(EnviroNews World News) — Da Nang, Vietnam — After being praised for having the most successful coronavirus response on Earth, and after having been COVID-19-free for over three months, Vietnam has been surprised by 47 new cases of the disease spanning six cities and regions.
The outbreak started when a 57-year-old grandfather, known as “Patient #416,” who hasn’t traveled to other provinces and who has been in the city of Da Nang for about a month, was diagnosed with the disease on July 23, 2020. Authorities suspect the man caught the virus from people illegally entering the country. According to the Sun, the man has been on a ventilator as of July 27.
Da Nang, located on the South China Sea, attracts many domestic tourists. The city, along with the rest of Vietnam, was in the process of reopening when the recent flare-up was discovered.
When the outbreak started, the first 16 cases ranged in age from 24 to 70, and were confirmed positive between July 23 and 27, according to Time. Acting Health Minister Nguyen Thanh Long said that the contagion likely came from different sources in the community. Four of those who tested positive were medical personnel at the Da Nang Hospital where COVID-19 patients are treated.
The Vietnamese government said genome analyses have revealed that these new cases were caused by a more contagious strain of the virus, not previously detected in Vietnam. The strain marks the sixth variety of the virus observed in the country. “This is a new type of COVID-19, which is more infectious,” said Long.
As of July 30, the number of cases related to the Da Nang outbreak has risen to 47, and some are saying this third wave is untraceable. There are new coronavirus patients in Hanoi, Ho Chi Minh City, the Central Highlands and three other areas.
“Everyone, including health workers, had let their guard down months before the reintroduction of the virus,” said Truong Huu Khanh, head of the infectious diseases department at the Nhi Dong 1 Hospital in Ho Chi Minh City, according to Reuters. “People had stopped wearing masks in public and some health workers didn’t pay enough attention to ‘high risk’ cases.”
Implementing the same protocols that worked during the first wave, Vietnam, which shares a border of 795 miles (1280 km) with China, is locking down three hospitals and quarantining about 7,000 people for the next 14 days. Prime Minister Nguyen Xuan Phuc has ordered mass testing for Da Nang. Six of the city’s eight districts are now under stay-at-home orders for the next 15 days; people may only leave their residences for essential reasons, including getting groceries and going to factories to work. Social distancing of over six feet (2 m) is also required.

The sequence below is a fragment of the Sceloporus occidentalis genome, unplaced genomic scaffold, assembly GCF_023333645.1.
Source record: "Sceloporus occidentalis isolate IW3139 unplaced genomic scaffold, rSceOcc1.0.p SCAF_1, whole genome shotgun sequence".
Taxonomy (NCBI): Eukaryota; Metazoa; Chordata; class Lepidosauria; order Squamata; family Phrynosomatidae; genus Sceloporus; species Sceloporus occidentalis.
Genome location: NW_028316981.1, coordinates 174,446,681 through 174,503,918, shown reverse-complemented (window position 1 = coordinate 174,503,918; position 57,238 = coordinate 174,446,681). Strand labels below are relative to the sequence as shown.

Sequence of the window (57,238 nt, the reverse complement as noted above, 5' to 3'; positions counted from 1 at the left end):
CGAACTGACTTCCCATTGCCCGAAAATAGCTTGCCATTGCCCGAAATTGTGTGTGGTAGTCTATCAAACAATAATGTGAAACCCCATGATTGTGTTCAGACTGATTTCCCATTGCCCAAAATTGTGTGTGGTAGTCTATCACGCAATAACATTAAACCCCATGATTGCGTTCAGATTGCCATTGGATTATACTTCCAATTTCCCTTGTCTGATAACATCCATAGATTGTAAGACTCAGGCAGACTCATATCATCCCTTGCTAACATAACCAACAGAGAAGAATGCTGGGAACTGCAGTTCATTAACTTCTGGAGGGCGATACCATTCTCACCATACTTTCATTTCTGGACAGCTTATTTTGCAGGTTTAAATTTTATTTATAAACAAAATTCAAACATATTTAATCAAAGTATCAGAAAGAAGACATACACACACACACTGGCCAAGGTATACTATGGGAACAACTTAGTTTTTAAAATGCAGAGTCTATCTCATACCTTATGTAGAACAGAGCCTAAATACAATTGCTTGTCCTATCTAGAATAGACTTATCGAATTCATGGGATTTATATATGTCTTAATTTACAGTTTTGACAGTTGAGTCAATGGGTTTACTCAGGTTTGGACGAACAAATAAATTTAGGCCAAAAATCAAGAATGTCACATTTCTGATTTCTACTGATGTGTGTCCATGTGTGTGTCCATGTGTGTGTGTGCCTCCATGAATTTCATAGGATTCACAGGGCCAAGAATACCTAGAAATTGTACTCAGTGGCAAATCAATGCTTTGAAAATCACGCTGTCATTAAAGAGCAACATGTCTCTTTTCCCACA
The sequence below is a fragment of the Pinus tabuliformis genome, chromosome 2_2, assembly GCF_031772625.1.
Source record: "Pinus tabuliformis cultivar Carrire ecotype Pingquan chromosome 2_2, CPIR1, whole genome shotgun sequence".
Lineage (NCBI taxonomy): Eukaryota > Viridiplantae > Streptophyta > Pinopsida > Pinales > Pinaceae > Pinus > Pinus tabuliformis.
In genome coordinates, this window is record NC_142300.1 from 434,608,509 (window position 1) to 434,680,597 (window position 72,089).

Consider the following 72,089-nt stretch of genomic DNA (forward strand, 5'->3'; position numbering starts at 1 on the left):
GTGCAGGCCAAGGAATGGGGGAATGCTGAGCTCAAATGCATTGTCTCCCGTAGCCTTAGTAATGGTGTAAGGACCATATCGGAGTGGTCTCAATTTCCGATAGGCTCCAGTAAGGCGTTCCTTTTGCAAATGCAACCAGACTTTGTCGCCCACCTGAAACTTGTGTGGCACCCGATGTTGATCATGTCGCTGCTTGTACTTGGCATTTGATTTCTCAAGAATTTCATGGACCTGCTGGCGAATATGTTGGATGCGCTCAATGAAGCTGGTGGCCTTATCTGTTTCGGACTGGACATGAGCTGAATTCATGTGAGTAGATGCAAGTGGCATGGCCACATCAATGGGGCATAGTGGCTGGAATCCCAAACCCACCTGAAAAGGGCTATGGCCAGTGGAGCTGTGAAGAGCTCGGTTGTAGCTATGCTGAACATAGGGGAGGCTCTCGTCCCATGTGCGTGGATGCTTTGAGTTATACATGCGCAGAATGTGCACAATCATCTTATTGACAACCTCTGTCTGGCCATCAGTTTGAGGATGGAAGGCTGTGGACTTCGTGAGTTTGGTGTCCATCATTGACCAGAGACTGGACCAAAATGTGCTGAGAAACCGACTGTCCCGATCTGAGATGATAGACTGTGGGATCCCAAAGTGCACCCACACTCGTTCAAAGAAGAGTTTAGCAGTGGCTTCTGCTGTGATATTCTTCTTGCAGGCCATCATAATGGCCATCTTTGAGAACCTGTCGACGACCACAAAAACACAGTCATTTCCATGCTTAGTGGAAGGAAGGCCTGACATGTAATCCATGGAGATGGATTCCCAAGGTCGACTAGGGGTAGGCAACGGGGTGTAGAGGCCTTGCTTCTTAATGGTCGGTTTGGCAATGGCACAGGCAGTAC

“We acted fast and fiercely back in March but the virus is still breaking out all over the world,” said Khanh. “We can’t let our guard down. This third wave is the cost for a moment of complacency.”
All domestic flights in and out of Da Nang have been canceled after the evacuation of around 80,000 tourists was completed. However, not everyone made it out of the city before air travel was suspended.
“We did not want to rush to the airport to leave the city because of the risk of being in a crowded place. So we are now stuck here,” Lien Nguyen, who is traveling with her family of four for their summer vacation, told the Associated Press. “But it is not a bad place to get stranded for two weeks.”
Reuters reports that Vietnam’s 150 cases of coronavirus over the last three months were foreign workers, who had been quarantined upon arrival. The country has 446 cases as of July 28, 2020 with 369 recovered and no deaths, according to the state-run Vietnamplus. Vietnam isn’t the only country to seemingly get the virus under control only to have cases rise again. Germany, South Korea, and China have also had new outbreaks.
“The pandemic is still quite active worldwide and controlling it remains challenging,” David Aronoff, Director of the Division of Infectious Diseases at Vanderbilt University Medical Center, told NPR. “The majority of people around the world are still susceptible to this infection, so new waves of activity can occur if a single case enters a population where disease was previously tamped down.”
“Public health experts describe Vietnam’s initial response as a textbook example of how to deal with an infectious disease outbreak,” reports Matthew Tostevin of the Associated Press. Nevertheless, the recent resurgence serves as a reminder that no community remains safe from coronavirus, no matter how vigilant its leaders and residents may have been at any time in the past. “Quarantine fatigue” is a feeling many continue to describe as the pandemic stretches into its eighth month. However, when it comes to practicing personal pandemic safety precautions, falling asleep at the wheel can be deadly.
As reported earlier by EnviroNews World News, Vietnam used some of the same techniques against coronavirus that had been deployed in the Vietnam War. Artists created posters to spark a nationalistic feeling and encourage people to take the appropriate precautions. These posters were understood because they used a style that people were used to seeing. The government issued postage stamps depicting the behaviors people should adopt to prevent coronavirus transmission, and it deployed its military and Communist spies to prevent people from breaking quarantines and evading regulations. Unlike in the U.S. and other countries, Vietnam also fines people for posting false information about the virus on social media.
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